Lawmakers Pass a Drug Bill
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Original Title: Lawmakers Approve High School Steroid Bill
A bill aimed at strengthening programs to decrease the use of steroids by high school athletes moved to the governor's desk Thursday after receiving final approval by the state Senate.
Senate Bill 37, introduced last year by Senator Jackie Speier, D-San Francisco, would require student athletes to sign a pledge not to use anabolic steroids and other supplements banned by the NCAA and the U.S. Anti-Doping Agency. Advertisements for drugs like ephendrine alkaloids, DHEA and synephrine would also be prohibited from being shown at school-related events.
In addition, the bill would establish mandatory training programs for high school coaches to educate them about the dangers of performance-enhancing drugs and dietary supplements.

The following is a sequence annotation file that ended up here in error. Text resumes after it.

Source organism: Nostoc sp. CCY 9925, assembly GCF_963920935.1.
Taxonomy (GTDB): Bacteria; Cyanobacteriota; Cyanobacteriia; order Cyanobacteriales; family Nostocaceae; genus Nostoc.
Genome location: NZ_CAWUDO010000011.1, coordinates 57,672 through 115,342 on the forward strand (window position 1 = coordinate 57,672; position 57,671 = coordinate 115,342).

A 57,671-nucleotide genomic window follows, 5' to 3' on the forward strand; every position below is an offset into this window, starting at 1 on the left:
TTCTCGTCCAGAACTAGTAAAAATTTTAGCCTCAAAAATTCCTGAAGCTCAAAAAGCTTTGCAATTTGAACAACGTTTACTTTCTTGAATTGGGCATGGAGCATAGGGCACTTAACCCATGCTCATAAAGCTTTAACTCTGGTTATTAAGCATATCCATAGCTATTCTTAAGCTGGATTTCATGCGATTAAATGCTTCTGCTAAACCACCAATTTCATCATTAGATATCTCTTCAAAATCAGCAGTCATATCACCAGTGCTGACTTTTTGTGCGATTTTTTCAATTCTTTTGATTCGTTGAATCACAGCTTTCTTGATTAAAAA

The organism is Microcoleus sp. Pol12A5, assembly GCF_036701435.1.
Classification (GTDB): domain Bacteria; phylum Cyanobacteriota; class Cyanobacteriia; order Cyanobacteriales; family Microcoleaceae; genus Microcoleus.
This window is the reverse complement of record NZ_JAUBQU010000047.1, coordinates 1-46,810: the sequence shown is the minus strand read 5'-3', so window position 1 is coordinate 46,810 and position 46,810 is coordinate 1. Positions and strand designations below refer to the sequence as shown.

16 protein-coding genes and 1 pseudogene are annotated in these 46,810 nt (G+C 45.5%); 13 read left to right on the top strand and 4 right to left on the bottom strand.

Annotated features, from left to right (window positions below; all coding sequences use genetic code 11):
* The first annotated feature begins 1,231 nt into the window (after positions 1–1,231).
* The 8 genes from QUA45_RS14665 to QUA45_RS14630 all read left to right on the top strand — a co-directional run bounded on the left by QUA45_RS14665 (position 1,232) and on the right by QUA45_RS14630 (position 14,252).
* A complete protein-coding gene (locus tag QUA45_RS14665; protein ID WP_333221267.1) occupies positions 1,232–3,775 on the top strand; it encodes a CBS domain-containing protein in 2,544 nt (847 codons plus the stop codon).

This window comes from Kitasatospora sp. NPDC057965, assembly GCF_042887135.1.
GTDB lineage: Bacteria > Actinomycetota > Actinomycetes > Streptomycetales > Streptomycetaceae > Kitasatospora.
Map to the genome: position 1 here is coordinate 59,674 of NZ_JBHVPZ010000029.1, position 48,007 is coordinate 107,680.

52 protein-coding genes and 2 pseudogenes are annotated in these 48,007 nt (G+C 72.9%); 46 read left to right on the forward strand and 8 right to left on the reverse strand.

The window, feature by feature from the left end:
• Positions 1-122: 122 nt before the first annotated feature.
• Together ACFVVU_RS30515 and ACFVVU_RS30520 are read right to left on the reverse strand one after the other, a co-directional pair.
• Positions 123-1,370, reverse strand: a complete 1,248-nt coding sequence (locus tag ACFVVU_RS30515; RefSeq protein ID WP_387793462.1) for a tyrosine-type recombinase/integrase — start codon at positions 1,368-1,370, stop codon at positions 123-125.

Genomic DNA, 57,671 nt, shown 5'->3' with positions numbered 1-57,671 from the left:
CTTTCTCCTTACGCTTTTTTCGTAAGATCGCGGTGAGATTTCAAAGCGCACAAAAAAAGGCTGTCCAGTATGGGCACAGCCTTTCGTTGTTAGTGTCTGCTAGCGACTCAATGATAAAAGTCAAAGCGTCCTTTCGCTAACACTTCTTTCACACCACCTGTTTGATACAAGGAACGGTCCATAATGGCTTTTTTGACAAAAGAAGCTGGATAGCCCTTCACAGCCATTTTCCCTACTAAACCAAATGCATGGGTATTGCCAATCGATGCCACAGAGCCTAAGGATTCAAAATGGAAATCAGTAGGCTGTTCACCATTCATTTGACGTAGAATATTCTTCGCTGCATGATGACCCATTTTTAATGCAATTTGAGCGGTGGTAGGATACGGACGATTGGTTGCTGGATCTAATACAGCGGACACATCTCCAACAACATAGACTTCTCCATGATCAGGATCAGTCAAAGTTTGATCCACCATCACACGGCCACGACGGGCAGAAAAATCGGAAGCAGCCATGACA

A similar bill was vetoed last year by Governor Arnold Schwarzenegger.
Many high schools aren't waiting for state-imposed regulations. The California Interscholastic Federation, California's regulatory agency for high school sports, has ordered its 1,400 state campuses to adopt many of the bill's provisions by 2008.
Sheldon High School in Sacramento is one of the many California schools which began implementing increased steroid awareness programs this school year, including signed pledges from players.
"It's sad that the emphasis on performance above health has taken over our society," said Sheldon High football coach Ed Lombardi. "Our athletic administration adopted the attitude that this is good for kids, so why wait three years?"
A recent CIF study estimates 20,000 student athletes, or about 3.5 percent of those involved in competitive sports, use steroids.
(This story was provided by News10 KXTV Sacramento.)